Have you heard about this place in the UK?
Now I love purple – lavender, mauve, grape, lilac – whatever. That’s my color.
But when EVERY room is draped and dripping and dragging with purple; well, it’s even a bit much for me.
It’s off the market now, but this little gem was on for sale as recently as this summer for $1,199,000.
Sure it has a stellar location in Montecito, California with over and acre of property. And it even has a historic pedigree – being hand-built and originally owned by members of the Bohemian Mountain Drive Artist Colony. But $1.2 million for a brick hut?
Heck ya, look at this sweet thing!
A friend of mine recently visited Ireland and toured the famed Russborough House in County Wicklow, Ireland. He graciously allowed me to use some of the photos he took of this grand estate.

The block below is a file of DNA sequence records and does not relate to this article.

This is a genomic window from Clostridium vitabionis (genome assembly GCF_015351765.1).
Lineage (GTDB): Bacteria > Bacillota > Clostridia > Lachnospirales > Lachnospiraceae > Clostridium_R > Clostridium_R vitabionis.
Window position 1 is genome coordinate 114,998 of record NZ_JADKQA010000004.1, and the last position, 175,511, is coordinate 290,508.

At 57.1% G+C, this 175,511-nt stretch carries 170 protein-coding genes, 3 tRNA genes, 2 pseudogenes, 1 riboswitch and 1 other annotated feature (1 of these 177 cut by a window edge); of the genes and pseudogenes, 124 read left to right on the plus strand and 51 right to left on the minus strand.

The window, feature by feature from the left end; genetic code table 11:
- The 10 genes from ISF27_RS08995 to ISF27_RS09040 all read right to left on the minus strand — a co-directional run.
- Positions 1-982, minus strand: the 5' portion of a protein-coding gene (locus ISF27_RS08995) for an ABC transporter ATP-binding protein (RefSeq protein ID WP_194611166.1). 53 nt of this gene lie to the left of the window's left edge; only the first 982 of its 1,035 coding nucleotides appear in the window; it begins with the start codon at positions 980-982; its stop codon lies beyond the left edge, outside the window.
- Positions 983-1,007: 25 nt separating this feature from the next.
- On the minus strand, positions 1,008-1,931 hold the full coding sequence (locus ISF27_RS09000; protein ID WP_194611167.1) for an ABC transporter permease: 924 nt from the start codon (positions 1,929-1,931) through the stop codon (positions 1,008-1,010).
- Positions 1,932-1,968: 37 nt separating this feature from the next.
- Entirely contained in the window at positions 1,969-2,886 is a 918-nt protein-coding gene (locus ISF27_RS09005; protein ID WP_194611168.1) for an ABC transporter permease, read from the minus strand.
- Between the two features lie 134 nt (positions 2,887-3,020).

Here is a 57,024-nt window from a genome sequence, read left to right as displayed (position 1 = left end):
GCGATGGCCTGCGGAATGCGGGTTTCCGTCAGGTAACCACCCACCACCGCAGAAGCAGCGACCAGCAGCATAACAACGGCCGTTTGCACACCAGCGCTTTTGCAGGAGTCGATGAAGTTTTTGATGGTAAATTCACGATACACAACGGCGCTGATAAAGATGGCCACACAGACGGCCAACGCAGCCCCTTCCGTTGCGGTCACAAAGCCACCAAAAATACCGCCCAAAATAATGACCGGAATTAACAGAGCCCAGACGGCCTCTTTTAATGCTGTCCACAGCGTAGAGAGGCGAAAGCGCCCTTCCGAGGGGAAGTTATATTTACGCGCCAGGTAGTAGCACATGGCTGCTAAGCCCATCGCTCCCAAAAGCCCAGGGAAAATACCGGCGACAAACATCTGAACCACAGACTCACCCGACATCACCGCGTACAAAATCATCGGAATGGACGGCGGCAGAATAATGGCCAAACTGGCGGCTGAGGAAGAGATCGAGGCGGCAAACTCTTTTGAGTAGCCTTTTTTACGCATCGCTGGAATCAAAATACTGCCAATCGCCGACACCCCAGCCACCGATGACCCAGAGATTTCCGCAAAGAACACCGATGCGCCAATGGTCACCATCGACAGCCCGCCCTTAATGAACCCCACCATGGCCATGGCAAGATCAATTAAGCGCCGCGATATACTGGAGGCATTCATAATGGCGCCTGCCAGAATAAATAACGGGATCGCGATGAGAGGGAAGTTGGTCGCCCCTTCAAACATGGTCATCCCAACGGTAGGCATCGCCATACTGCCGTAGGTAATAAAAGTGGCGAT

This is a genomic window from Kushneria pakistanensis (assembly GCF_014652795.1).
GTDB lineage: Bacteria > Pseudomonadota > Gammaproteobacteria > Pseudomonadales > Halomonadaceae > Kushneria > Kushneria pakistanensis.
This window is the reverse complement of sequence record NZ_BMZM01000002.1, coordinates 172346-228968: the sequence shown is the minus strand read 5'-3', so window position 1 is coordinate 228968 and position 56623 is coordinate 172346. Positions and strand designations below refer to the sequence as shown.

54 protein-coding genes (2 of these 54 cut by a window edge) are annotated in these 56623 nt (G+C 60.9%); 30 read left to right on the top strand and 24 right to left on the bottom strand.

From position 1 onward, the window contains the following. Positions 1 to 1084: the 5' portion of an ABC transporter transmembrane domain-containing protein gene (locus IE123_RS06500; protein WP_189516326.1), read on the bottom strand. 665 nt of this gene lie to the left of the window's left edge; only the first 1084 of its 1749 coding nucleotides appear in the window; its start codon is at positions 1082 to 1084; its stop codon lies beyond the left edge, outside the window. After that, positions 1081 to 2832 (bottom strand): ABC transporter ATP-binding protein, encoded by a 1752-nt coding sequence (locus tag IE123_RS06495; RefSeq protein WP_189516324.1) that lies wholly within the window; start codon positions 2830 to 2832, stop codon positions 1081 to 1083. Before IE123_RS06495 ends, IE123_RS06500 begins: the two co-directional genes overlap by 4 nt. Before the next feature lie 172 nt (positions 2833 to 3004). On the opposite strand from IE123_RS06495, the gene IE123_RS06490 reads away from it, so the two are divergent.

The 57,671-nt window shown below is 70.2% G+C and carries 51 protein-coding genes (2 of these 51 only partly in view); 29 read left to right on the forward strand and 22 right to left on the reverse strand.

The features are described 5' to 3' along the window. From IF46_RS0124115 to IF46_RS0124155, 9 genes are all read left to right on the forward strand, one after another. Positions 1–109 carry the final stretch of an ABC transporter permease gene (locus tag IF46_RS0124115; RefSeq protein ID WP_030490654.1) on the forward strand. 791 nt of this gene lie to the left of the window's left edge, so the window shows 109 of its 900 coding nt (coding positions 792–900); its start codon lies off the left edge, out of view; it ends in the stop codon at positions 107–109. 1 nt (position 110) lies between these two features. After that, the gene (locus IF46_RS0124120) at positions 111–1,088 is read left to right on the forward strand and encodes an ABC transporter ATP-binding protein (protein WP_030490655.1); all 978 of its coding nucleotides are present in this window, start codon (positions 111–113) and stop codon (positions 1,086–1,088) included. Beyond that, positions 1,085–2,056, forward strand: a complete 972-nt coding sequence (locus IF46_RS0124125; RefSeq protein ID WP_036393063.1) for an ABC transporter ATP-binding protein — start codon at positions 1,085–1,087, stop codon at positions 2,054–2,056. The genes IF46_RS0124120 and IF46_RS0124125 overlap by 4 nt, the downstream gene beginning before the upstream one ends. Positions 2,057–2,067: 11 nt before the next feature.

Said to be an excellent example of Palladian architecture, Russborough was built between 1741 and 1755. The home was designed by Richard Casseks for the 1st Earl of Milltown, Joseph Leeson. This was right around the time that my peasant, potato-farming ancestors were being kicked out of Ireland and banished to the New World. But it’s all good now.
Russborough House is not only one of the grandest estates in Ireland, it is also said to be the longest – as visible in this Wikipedia photo below:
The frontage of the building measures in at 210 m (700 ft)!
Russborough House has an interesting history – as I will touch on in a minute. But first, have a look at some of the aesthetic features.
One of the most confounding crimes of the 1970’s was the List family murders.
On November 9, 1971, John List shot and killed his wife, mother and three children in the house (pictured above) at 431 Hillside Avenue in Westfield, New Jersey. He left their bodies neatly lined up on Boy Scout sleeping bags in the grand ballroom.
He turned the AC up and tuned the PA system on to a gospel music station and quietly slipped away into history. Almost.
This adorable home in trendy Venice, California is heating up the house web with debate about its origins.
It is purported to be a Sears and Roebuck Co mail order kit home but there is some disagreement as to what model it is.
Discussion on the Sears Homes Facebook page confirmed what I suspected.